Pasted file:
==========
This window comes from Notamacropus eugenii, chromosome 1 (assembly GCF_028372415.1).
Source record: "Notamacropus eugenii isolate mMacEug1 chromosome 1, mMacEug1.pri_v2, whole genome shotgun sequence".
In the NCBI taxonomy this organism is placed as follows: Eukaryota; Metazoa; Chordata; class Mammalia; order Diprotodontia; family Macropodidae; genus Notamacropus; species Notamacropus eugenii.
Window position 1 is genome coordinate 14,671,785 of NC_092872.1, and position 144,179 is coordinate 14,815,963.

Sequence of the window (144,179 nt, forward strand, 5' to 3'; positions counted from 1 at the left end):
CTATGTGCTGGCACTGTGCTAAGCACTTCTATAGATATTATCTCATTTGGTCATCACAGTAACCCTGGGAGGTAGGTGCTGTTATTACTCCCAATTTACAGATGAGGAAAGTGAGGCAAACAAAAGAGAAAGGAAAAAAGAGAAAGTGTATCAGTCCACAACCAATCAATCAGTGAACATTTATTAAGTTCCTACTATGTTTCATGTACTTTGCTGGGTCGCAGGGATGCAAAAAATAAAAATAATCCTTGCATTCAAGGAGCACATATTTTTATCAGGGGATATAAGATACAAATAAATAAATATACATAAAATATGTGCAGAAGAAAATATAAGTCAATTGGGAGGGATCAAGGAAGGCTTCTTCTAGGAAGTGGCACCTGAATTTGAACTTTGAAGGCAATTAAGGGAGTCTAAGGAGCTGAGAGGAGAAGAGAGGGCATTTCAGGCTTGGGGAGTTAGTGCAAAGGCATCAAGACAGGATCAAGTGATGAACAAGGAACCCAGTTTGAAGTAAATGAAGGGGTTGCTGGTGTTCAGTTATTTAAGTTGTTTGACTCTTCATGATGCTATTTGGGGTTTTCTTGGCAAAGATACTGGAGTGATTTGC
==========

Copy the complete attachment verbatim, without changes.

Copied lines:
This window comes from Notamacropus eugenii, chromosome 1 (assembly GCF_028372415.1).
Source record: "Notamacropus eugenii isolate mMacEug1 chromosome 1, mMacEug1.pri_v2, whole genome shotgun sequence".
In the NCBI taxonomy this organism is placed as follows: Eukaryota; Metazoa; Chordata; class Mammalia; order Diprotodontia; family Macropodidae; genus Notamacropus; species Notamacropus eugenii.
Window position 1 is genome coordinate 14,671,785 of NC_092872.1, and position 144,179 is coordinate 14,815,963.

Sequence of the window (144,179 nt, forward strand, 5' to 3'; positions counted from 1 at the left end):
CTATGTGCTGGCACTGTGCTAAGCACTTCTATAGATATTATCTCATTTGGTCATCACAGTAACCCTGGGAGGTAGGTGCTGTTATTACTCCCAATTTACAGATGAGGAAAGTGAGGCAAACAAAAGAGAAAGGAAAAAAGAGAAAGTGTATCAGTCCACAACCAATCAATCAGTGAACATTTATTAAGTTCCTACTATGTTTCATGTACTTTGCTGGGTCGCAGGGATGCAAAAAATAAAAATAATCCTTGCATTCAAGGAGCACATATTTTTATCAGGGGATATAAGATACAAATAAATAAATATACATAAAATATGTGCAGAAGAAAATATAAGTCAATTGGGAGGGATCAAGGAAGGCTTCTTCTAGGAAGTGGCACCTGAATTTGAACTTTGAAGGCAATTAAGGGAGTCTAAGGAGCTGAGAGGAGAAGAGAGGGCATTTCAGGCTTGGGGAGTTAGTGCAAAGGCATCAAGACAGGATCAAGTGATGAACAAGGAACCCAGTTTGAAGTAAATGAAGGGGTTGCTGGTGTTCAGTTATTTAAGTTGTTTGACTCTTCATGATGCTATTTGGGGTTTTCTTGGCAAAGATACTGGAGTGATTTGC